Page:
A look at the (excellent) Dr Martens brand

August 19, 2016

Dr. Martens is a brand that’s interesting for its success, its near-bankruptcy and its glorious revival. As well as, of course, for its eclectic fanbase that has stretched across generations and styles.

A few things that stand out about Doctor Martens are:

Working class pride

Dr. Martens transitioned from £2 work boot to fashion/rebellion statement (depending on your viewpoint), when skinheads in the 1960s wanted to wear the same boots that their dads had. They wanted to show that they were proud of their working class roots and that they rejected society’s unspoken assumption that everyone would want to clamber up the ‘social ladder’. The first high profile Dr. Marten’s wearer was Pete Townshend of The Who, giving the boots their first music-orientated publicity.

This part of Dr. Marten’s history is championed in their 2014 campaign ’Spirit of ’69’ which got Mike Skinner of The Streets on board to direct a film that hoped to educate people that the skinheads were actually part of the first multiracial movement - not neo-nazis. It featured a 'head-to-toe look' as well as a tie in with Trojan Records to produce its own stylishly packaged music record.

Nostalgia

Now that Dr. Martens has celebrated its 50th birthday, many associated the brand with their (often misspent) youth. This could be part of the reason that the company nearly went bankrupt around the millennium, when sales fell so sharply that all but one of their UK factories closed. But nostalgia was also a reason that drove so many people to embrace the boots again.

My favourite campaign of Dr. Martens', 'First and Forever', centres on these memories. It’s very well timed: after their decline around the year 2000 they tapped into people’s nostalgia for the brand they once loved. Perhaps just enough time had passed for the boots to cycle back into fashion again. This was brought to life with English models du jour Agyness Deyn and Ash Stymest, basically acting out how I wish my teen years had looked. They are shot doing all the British teenagery things - a windswept trip to the romantically abandoned seaside, putting their feet up on the seats at the back of the bus, chilling in scrap yards.

Now that Dr. Martens has celebrated its 50th birthday, many associated the brand with their (often misspent) youth. This could be part of the reason that the company nearly went bankrupt around the millennium, when sales fell so sharply that all but one of their UK factories closed. But nostalgia was also a reason that drove so many people to embrace the boots again.

Practicality as a statement

Dr. Martens' utilitarian style means that their footwear remains in fashion, and keeps coming back in vogue over and over again. Dr. Martens are practical, sturdy and exude an air of ready-for-anything cool. Ideally stomping around festivals, jumping about on stage or riding a wrecking ball.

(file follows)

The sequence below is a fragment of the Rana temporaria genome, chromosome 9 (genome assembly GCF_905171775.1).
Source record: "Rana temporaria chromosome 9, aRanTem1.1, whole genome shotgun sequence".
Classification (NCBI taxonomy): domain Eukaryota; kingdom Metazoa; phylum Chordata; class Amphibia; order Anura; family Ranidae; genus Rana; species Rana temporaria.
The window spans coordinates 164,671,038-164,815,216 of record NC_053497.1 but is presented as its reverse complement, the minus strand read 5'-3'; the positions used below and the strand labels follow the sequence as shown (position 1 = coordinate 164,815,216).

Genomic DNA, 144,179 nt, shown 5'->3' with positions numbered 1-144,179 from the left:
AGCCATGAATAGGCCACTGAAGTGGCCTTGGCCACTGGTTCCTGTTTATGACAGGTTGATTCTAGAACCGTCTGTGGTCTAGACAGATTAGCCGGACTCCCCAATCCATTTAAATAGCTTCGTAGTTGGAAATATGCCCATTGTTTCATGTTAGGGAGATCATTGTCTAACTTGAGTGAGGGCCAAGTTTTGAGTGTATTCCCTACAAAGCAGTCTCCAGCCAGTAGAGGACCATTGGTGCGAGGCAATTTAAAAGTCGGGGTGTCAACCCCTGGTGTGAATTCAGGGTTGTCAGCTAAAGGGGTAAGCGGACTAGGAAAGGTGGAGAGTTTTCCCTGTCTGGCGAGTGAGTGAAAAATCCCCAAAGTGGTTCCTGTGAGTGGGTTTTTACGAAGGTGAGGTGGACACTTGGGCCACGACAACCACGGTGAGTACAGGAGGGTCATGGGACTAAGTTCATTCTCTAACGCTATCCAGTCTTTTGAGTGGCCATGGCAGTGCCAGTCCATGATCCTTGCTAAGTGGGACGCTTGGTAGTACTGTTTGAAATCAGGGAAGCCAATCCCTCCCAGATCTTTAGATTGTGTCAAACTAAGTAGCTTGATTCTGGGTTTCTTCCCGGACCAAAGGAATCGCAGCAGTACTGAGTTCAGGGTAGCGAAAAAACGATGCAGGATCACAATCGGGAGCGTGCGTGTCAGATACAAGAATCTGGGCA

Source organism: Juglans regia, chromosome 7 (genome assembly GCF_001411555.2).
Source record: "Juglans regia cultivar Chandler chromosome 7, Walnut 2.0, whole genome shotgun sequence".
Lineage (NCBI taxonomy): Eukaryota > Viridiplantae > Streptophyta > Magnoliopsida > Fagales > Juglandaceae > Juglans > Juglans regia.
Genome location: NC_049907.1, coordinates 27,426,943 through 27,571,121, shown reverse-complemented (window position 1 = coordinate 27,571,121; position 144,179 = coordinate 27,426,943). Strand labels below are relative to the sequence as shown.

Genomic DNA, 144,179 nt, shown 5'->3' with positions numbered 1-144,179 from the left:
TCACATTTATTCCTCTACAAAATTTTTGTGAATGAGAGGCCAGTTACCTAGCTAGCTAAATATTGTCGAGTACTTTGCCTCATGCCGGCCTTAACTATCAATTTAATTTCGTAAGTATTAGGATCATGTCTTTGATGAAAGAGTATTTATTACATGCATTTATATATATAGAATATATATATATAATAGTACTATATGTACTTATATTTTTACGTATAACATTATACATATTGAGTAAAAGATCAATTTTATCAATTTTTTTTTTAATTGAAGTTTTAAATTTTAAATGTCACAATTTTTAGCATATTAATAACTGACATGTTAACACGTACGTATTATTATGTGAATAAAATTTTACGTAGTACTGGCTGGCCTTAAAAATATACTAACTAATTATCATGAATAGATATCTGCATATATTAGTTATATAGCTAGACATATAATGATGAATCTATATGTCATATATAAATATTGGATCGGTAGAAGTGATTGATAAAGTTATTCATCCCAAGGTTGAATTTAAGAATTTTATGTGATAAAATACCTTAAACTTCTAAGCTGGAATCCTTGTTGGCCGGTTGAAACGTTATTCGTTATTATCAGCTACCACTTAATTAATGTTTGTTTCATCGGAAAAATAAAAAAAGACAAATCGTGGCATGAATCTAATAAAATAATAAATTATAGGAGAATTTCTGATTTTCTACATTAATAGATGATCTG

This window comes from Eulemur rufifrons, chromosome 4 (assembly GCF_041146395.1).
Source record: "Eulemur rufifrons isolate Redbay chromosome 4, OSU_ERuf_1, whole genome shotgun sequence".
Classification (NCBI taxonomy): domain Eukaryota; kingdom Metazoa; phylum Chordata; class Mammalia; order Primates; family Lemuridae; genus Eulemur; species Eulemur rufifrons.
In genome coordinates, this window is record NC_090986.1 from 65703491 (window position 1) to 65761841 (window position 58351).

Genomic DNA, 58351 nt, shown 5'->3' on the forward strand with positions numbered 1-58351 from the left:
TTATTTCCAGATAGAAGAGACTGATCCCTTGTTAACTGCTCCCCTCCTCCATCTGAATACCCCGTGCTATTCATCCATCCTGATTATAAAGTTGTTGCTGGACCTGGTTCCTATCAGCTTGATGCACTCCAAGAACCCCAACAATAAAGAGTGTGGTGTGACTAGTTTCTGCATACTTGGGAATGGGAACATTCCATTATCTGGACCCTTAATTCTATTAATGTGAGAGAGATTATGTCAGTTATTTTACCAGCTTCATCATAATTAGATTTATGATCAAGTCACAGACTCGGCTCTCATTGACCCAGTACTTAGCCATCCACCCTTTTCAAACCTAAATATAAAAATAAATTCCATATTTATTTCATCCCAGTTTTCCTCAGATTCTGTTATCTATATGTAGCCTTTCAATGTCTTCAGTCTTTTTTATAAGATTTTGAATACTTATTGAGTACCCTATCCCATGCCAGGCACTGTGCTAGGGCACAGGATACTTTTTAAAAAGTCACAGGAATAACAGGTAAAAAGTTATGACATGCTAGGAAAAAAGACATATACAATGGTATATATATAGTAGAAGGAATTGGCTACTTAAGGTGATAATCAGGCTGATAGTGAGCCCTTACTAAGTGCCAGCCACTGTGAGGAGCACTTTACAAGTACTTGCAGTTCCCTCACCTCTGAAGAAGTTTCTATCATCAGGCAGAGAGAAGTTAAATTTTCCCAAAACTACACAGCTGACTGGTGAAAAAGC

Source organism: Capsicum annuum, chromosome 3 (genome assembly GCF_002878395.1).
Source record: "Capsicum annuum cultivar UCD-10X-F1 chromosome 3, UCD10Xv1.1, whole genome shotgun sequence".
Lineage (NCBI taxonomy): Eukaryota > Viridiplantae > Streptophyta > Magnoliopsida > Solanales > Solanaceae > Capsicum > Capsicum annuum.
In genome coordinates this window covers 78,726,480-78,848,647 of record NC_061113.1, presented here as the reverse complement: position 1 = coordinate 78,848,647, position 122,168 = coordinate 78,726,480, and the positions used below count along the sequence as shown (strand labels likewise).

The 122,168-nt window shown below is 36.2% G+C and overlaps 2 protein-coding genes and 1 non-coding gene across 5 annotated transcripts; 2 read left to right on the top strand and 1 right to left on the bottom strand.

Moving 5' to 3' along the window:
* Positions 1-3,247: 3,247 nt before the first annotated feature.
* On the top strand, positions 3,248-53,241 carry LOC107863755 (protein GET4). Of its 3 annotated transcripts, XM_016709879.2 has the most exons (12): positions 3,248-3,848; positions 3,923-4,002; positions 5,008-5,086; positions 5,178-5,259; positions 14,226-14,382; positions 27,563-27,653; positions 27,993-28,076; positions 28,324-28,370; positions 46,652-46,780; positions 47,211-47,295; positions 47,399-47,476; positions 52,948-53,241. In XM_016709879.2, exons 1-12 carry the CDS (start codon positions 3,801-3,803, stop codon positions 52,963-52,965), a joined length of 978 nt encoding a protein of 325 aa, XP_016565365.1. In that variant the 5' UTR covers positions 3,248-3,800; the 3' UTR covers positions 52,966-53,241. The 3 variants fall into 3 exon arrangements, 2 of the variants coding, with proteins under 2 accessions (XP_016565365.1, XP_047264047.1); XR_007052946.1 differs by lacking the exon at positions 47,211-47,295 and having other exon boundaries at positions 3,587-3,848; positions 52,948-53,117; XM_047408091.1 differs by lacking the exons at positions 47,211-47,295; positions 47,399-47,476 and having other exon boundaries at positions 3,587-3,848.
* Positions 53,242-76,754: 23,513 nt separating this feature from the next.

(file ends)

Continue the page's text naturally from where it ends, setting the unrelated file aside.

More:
Plus they’re an investment, they’re fabled to last forever and have the benefit of getting better with age – an antidote to the Primark-age of disposable fashion. They're the absolute antithesis of Louboutins, whose ideals are being so loaded that walking about with ease is not a necessity. DMs tie in to a fantasy that you’re not spending most of your life sitting on a tube or at a desk, similarly to Levis projection of American working class mythology. They exude a creative, self-made, salt-of-the-earth vibe that is reflected in the design of their stores, which are all exposed brick and salvaged materials, naturally.

Collaborations

A major strength of Dr Martens is their eclectic collaborations. From Liberty to Adventure Time, they don’t pigeon hole themselves to one style or generation, instead moulding themselves to whatever it is the consumer wants to express. On their website, they describe their appeal as a brand that has been adopted by a “diverse range of tribes, celebrities, musicians and free-thinking individuals – each subverting and twisting the boots and shoes to their own personal needs, attitudes and identity.”

In 2012 Liberty featured them as part of their yearlong ‘National Treasures’ initiative with their campaign ‘Wild Nature’ that juxtaposes Liberty florals and Dr. Martens' industrial origins in some lovely shop windows.

On another end of the DM spectrum was their (pretty awesome) collaboration with Adventure Time that involved wonderfully kitsch character boots and a flash bounce mob on Carnaby Street.

Their latest campaign, 'Stand for Something', uses social media to champion the customers themselves. Their creative agency, Odd, explains:

"To celebrate this diversity and to bring to life the brand’s positioning of rebellious self-expression, Dr. Martens are launching an integrated global campaign, which will hero real Dr. Martens’ authentic characters; who wear their boots and shoes with passion and pride, and their own personal stories about what they stand for.”

The adverts are compilations of candid snapshots of their lives (much like an Instagram feed) and how Dr. Martens are perfect for their lifestyle.

This has been very effective and resulted in the brand's most successful sales month in their history. I'm super interested to see what their next campaign will be and would personally love to see something that showcases their amazing history.

Dr. Martens are a Great British Brand because they parallel and are sewn into the fabric of our culture. Much like Britain itself, they have come to embrace and represent so many different cultures, attitudes and styles - their history is a melting pot and I can't wait to see which future tribes embrace them in the years to come.

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